On June 20, 2019, President Xi Jinping paid a state visit to the Democratic People’s Republic of Korea (DPRK), the first visit to the DPRK by a Chinese leader in 14 years. The visit took place in an atmosphere of great uncertainty: the China-US trade dispute carried on and, in February, talks between the DPRK and the United States in Hanoi had broken down. At the end of June, however, the presidents of China and the United States met during the G20 summit in Osaka. The two sides re-launched talks on trade issues and also discussed the DPRK nuclear issue. During his subsequent visit to South Korea, US President Donald Trump met with DPRK leader Kim Jong Un in Panmunjom, projecting hope for a new round of diplomatic consultations and political settlements.
Many analysts have interpreted this from the perspective of a three-party game between China, the United States, and the DPRK. The argument is that China hopes to play “the DPRK card” in the China-US trade war to force the United States to reach an agreement, while the DPRK expects to play “the China card” to force the United States to make concessions. Game theory has long been applied to international politics and it might explain some of the dynamics here. However, the logic of China’s policy toward the DPRK on the Korean Peninsula cannot be explained by game theory alone. I argue that China is more concerned with how to play the role of external think tank in the relationship between the United States and the DPRK.
The DPRK Has a Perception Problem with American-style Democracy
The DPRK nuclear crisis is the result of various factors, but the high level of distrust between the DPRK and the United States is the core reason. Of course, the US government’s hostility toward the DPRK and its attempt to subvert the current regime are significant causes of the DPRK’s nuclear self-protection. At the same time, the DPRK’s perception of the United States and the basis of its excessive counterattacks are undeniable. The DPRK must address the flaws in its perception of American-style democracy in order to understand it in an accurate, balanced, and rational way.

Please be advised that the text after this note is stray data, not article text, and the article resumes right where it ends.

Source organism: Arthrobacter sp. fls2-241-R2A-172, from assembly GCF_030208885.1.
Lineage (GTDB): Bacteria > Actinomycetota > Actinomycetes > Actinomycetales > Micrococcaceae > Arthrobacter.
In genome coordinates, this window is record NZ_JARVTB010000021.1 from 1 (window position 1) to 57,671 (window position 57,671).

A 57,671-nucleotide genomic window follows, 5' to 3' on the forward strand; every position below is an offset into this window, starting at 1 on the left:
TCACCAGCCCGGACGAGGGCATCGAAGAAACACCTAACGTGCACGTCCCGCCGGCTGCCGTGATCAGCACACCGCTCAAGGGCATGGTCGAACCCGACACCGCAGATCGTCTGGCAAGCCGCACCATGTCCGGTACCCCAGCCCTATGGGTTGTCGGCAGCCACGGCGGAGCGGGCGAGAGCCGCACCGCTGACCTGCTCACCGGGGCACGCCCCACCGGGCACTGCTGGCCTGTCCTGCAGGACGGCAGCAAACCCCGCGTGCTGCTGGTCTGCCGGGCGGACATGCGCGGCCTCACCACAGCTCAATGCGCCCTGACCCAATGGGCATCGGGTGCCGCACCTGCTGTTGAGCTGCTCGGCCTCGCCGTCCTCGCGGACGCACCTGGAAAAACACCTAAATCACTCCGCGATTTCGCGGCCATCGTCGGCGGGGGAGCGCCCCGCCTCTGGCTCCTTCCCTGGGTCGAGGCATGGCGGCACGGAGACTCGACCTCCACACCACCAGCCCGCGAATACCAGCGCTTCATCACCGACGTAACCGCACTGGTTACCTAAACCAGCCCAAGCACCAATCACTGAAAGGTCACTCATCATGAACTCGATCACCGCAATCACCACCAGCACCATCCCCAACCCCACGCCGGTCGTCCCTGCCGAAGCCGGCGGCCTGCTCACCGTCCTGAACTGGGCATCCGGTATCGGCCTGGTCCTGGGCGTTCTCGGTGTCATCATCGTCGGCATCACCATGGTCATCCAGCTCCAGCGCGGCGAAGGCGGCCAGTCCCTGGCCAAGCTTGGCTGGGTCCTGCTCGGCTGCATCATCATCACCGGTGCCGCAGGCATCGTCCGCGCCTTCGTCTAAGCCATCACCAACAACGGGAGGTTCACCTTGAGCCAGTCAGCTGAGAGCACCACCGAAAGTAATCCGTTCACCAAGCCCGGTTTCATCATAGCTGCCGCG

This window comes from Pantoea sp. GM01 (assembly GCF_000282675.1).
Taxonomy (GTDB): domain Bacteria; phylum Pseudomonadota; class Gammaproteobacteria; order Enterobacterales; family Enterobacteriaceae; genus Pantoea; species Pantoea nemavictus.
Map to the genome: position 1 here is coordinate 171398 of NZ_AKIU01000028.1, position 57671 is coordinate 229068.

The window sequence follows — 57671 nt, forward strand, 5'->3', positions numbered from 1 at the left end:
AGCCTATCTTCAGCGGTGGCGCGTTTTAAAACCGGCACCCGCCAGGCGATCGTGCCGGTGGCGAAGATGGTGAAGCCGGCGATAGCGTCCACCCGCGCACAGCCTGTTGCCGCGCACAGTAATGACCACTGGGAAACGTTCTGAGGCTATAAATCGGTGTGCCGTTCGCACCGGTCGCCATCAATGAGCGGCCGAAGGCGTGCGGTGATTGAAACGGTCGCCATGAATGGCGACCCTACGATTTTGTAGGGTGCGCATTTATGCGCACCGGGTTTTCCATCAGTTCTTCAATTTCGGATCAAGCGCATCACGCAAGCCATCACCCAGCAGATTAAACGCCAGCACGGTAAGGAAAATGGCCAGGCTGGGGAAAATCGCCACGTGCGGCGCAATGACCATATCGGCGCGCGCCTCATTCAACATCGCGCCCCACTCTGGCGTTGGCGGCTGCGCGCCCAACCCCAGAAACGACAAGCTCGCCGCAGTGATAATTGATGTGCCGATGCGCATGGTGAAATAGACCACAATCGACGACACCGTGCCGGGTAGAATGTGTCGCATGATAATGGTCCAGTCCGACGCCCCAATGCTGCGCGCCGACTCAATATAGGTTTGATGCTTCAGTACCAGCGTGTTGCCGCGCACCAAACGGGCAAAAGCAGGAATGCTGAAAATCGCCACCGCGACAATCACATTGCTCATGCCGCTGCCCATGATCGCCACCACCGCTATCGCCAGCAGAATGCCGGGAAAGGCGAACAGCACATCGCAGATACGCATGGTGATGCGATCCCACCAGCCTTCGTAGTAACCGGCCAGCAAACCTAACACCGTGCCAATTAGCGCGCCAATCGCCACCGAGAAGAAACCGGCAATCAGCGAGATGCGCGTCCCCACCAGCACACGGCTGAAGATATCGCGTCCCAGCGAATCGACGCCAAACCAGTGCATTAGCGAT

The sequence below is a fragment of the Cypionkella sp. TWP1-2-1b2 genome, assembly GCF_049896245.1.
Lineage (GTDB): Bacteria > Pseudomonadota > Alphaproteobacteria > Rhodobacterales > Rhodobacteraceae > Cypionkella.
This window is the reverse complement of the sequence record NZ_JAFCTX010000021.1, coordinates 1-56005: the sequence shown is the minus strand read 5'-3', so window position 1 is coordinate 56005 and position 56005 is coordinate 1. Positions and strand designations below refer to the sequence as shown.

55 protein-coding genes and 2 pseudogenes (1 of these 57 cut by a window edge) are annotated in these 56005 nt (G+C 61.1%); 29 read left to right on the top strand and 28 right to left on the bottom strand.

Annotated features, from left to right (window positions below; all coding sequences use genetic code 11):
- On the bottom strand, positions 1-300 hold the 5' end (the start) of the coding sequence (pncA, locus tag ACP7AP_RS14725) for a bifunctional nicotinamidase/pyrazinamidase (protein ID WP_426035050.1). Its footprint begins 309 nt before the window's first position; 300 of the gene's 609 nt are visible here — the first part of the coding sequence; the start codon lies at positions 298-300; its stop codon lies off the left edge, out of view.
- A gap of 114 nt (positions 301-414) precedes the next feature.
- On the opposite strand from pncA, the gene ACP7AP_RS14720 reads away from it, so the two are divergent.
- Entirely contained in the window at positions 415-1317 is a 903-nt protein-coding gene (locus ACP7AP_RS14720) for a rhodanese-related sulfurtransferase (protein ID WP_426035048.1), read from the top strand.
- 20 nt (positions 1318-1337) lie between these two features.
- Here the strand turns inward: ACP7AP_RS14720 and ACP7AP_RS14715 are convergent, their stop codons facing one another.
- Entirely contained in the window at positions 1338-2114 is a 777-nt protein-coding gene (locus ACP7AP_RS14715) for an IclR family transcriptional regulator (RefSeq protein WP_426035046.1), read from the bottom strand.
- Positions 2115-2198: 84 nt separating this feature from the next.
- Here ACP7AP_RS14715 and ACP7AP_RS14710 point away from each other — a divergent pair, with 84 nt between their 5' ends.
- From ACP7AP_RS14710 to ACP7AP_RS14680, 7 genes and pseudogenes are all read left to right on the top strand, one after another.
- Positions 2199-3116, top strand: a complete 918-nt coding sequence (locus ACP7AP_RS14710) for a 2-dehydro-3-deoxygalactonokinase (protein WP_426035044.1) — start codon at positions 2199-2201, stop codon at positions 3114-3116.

First, it is important for nations like the DPRK to understand that the two dominant political parties in the US presidential elections often elicit polarization in policy positions, but only for a time. Specifically, candidates make their views clear in debates and propose policies different from those of the current president. Countries that have great distrust of the United States focus too narrowly on the negative words and deeds raised during campaigns, which makes it hard for them to see the whole picture.
Second, we have seen that, after the election, a new president must deliver on campaign promises for a period. This is often seen by other countries as a betrayal of diplomatic commitments, creating a misperception of threats. During President Bill Clinton’s second term, diplomatic interactions between the DPRK and the United States had reached a fairly high level. In October 2000, Madeleine Albright traveled to Pyongyang and discussed Clinton’s trip to the DPRK. Afterward, the DPRK sent Vice Marshal Jo Myong Rok to the United States and invited Clinton to visit and promised to resolve all US security concerns. American-style democracy is characterized by foreign policy re-assessments whenever the government changes. In fact, this is not only the case for foreign policy; this is true for domestic policy as well. The Gorge W. Bush administration changed the entire US discourse regarding the DPRK.